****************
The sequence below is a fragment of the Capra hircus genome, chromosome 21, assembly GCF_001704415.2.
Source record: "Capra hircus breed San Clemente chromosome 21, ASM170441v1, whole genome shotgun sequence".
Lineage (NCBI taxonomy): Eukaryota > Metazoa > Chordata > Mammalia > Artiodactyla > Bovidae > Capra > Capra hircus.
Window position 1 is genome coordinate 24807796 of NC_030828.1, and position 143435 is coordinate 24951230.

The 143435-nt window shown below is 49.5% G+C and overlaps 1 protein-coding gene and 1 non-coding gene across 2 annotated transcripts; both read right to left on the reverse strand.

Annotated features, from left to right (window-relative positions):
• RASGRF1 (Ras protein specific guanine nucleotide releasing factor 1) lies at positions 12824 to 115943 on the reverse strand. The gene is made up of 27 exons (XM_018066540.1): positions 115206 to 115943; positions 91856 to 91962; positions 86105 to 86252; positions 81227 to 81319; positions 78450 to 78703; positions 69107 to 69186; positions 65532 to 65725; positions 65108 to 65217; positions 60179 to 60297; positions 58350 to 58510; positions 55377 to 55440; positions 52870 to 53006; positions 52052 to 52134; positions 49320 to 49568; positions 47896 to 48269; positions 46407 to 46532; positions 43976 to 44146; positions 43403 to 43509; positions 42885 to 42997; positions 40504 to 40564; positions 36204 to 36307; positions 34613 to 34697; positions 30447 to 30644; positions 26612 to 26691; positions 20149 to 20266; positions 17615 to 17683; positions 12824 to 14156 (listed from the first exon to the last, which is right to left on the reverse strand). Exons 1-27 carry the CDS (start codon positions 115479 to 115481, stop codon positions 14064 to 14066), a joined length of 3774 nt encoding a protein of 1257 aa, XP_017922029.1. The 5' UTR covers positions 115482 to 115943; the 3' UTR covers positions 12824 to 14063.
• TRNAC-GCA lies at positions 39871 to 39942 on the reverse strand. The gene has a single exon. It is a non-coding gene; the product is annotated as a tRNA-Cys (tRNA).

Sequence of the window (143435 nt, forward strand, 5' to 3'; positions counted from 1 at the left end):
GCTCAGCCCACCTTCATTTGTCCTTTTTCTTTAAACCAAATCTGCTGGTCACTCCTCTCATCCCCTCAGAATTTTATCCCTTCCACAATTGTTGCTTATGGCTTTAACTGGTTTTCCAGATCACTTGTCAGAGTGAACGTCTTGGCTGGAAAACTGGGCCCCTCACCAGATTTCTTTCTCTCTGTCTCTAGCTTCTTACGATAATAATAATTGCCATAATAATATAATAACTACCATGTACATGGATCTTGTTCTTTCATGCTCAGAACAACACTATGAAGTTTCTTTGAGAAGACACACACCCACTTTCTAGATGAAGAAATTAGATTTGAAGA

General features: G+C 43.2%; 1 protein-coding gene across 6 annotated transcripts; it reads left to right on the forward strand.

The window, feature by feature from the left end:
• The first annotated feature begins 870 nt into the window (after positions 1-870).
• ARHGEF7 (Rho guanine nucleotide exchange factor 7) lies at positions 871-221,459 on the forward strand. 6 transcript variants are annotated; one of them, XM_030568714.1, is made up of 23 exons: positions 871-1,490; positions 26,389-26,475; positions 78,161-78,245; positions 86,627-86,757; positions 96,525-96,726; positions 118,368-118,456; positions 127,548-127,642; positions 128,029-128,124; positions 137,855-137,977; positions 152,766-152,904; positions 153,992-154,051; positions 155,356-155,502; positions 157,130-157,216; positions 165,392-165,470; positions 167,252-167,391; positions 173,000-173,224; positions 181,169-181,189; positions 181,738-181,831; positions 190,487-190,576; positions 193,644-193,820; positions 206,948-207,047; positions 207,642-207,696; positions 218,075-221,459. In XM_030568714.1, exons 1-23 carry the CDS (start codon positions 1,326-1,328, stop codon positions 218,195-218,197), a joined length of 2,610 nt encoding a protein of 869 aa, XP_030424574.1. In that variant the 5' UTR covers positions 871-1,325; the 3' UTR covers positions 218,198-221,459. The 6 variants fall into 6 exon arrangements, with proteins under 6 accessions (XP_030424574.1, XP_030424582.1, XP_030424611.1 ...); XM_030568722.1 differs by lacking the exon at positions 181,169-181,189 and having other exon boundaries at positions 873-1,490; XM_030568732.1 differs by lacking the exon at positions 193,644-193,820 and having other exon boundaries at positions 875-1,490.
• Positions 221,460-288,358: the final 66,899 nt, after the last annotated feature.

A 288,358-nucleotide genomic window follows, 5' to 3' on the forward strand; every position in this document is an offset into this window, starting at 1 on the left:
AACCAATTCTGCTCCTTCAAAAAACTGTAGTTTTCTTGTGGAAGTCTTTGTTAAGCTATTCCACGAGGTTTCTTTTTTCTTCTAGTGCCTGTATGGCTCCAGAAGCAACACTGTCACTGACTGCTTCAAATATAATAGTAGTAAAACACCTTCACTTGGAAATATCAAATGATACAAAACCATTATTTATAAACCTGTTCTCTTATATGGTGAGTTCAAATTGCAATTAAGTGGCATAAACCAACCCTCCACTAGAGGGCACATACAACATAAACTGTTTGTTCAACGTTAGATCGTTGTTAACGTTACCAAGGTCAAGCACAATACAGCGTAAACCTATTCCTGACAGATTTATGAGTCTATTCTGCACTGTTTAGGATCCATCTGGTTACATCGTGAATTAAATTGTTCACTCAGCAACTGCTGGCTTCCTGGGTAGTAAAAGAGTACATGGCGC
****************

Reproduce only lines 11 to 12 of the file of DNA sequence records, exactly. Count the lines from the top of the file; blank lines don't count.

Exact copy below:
General features: G+C 43.2%; 1 protein-coding gene across 6 annotated transcripts; it reads left to right on the forward strand.

The window, feature by feature from the left end: